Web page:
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The new issue of Peer Review, published quarterly by the Association of American Colleges and Universities (AAC&U), focuses on the Association's "VALUE Project," an effort to develop national standards for assessing essential learning outcomes without resort to standardized tests.

VALUE stands for Valid Assessment of Learning in Undergraduate Education. As explained in this overview of the VALUE Project, the "essential outcomes" for which AAC&U seeks to develop valid assessment tools are those of its LEAP initiative. (LEAP is an acronym for Liberal Education and America's Promise.) The outcomes, listed here, are broad, in accordance with the broad effect on students that the best liberal education, taken as a whole, is meant to yield. In other words, they're outcomes not of this or that degree program, nor even of a general education currciculum, but of the student's entire undergraduate experience.

Two noteworthy features of the VALUE project are, first, the effort to build "metarubrics" based on the accumulation and study of rubrics developed at various individual institutions, and, second, the promotion of e-portfolios as a method of storing and documenting student performances.

As AAC&U notes,

There are no standardized tests for many of the essential outcomes of an undergraduate education. Existing tests are based on typically nonrandom samples of students at one or two points in time, are of limited use to faculty and programs for improving their practices, and are of no use to students for assessing their own learning strengths and weaknesses. VALUE argues that, as an academic community, we possess a set of shared expectations for learning for all of the essential outcomes, general agreement on what the basic criteria are, and a shared understanding of what progressively more sophisticated demonstration of student learning looks like.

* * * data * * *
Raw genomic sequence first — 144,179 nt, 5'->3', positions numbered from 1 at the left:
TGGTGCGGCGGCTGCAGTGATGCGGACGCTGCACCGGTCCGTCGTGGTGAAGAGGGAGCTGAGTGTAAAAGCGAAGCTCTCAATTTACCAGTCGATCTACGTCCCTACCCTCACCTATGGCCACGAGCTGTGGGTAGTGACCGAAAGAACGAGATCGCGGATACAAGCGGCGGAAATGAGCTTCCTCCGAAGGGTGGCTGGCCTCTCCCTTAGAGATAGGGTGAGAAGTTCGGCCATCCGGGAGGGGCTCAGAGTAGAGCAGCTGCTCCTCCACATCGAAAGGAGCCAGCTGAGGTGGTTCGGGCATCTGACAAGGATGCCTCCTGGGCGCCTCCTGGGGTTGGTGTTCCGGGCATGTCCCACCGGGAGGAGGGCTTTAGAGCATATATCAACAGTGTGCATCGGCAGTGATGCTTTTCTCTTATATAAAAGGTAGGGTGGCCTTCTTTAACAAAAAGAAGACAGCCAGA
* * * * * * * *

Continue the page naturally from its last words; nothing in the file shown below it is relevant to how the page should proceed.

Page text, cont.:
Metarubrics aren't simply a compilation and distillation of best practice at various institutions; for campuses that adopt them, they move the entire assessment process in the direction of shared expectations and standards, thereby increasing the validity of learning measurements.

E-portfolios benefit both institutions and students. For the former, they constitute a repository of performances useful for evaluating and tracking insitutional effectiveness; for the latter, they represent an archive of accomplishments that can be shared with graduate insitutions and prospective employers.

Copies of Peer Review Vol. 11, No. 1 (Winter 2009) are available from AAC&U for $8 to members. Geneseo is a member institution.

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